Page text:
REDDY-BEST: What is the price point?

BECKER: Let’s see, I’m trying to figure out where I wrote this, just so I can make sure I’m covering everything. Yeah, so the first collection was between, about $50-$120; and then the second collection is a little higher, so it’s between $98 and $218. The average price would pretty much be around $150, just because I went from more simple fabrics, like cottons, to try to integrate more unique fabrics that were more expensive and trying to elaborate on my designs and add more details.

REDDY-BEST: And then, is there anything that you changed? It’s not like you necessarily stopped, you just have new products, is that accurate?

BECKER: Yeah, I was thinking about that. I guess I was just going to say that my approach with the second collection was to take what I already had and just add more, and to try to get a little more daring with the fabric choice and the cut of the pieces and also to add more details. Now I have a lot more hardware details like D rings and hooks and stuff like that, that just add a little bit of extra details. My goal is just to try to continue to be more experimental, as I gain more confidence with design.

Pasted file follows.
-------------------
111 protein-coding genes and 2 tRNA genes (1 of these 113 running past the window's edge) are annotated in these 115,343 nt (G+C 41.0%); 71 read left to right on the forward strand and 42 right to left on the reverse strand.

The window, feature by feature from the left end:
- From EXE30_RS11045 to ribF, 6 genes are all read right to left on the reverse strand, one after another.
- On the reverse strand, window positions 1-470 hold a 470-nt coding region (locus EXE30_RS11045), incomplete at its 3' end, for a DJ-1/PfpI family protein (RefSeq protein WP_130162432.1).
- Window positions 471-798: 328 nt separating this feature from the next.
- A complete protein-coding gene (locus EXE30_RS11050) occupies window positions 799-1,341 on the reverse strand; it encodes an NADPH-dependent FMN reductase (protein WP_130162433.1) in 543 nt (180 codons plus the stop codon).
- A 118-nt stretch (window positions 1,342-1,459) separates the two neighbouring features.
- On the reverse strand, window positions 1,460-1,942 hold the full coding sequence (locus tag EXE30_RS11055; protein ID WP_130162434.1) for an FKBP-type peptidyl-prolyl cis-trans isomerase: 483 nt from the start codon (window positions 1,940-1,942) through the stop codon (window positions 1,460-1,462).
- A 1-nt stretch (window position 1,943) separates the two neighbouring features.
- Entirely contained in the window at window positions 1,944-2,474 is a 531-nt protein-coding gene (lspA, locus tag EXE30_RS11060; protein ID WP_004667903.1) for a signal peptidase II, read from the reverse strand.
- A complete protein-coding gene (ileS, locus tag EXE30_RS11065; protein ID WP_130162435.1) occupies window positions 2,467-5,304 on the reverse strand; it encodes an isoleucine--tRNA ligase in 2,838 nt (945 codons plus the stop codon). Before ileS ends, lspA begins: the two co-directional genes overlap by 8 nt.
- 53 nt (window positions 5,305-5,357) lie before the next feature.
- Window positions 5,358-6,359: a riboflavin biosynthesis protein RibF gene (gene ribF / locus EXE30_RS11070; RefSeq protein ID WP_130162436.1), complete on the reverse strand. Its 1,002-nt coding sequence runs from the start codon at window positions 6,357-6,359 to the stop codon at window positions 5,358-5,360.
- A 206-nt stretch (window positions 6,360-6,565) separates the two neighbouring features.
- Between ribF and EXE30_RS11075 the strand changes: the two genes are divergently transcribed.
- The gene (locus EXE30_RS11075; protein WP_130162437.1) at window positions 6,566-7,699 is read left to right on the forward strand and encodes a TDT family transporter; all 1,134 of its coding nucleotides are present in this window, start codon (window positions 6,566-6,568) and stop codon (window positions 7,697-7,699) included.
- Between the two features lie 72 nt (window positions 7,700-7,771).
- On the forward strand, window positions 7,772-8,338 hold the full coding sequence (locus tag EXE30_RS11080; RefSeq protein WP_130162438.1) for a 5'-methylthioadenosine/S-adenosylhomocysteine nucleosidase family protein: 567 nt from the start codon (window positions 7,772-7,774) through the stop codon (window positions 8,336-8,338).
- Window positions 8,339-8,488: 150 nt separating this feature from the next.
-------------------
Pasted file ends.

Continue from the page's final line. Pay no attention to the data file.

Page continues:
REDDY-BEST: Do you envision expanding your products in any way, such as a different category or product types?

BECKER: I think I’m going to continue what I’m doing, but I think the goal is just to try to figure out a good balance with the price points and because I think it’s a pretty drastic shift between the first collection and the second. The first collection was never super basic, it was never just t-shirts and sweatshirts. It was not that kind of streetwear, but, it was much simpler than this next collection that has embroidery and had the prices go up a lot. I would like to find a more of a middle ground between having something that is really easily worn by anybody, like t-shirts and things like that, and then more detailed, more experimental pieces that are at higher price point. I would like to have more of a range, I think.

REDDY-BEST: Are you doing all of the manufacturing? You’re not a wholesaler, right? You design and you’re not buying from other people and then selling?

BECKER: Yeah, no. Totally! I do everything, even if it’s a t-shirt, I still get a pattern made. I realized that it’s really not as hard as I thought, I mean, because pattern makers can just do it super easily. You just give them your ideas and they can pretty much do anything you want. In the beginning I thought it was hard. I thought I really had to limit myself to being very simple because I didn’t have that design knowledge, but now I realize that all I have to do is give some examples and give a lot of clear direction, and I can pretty much create anything that I envision. So, it’s just all about finding those key people that can help you, especially when you’re not a designer.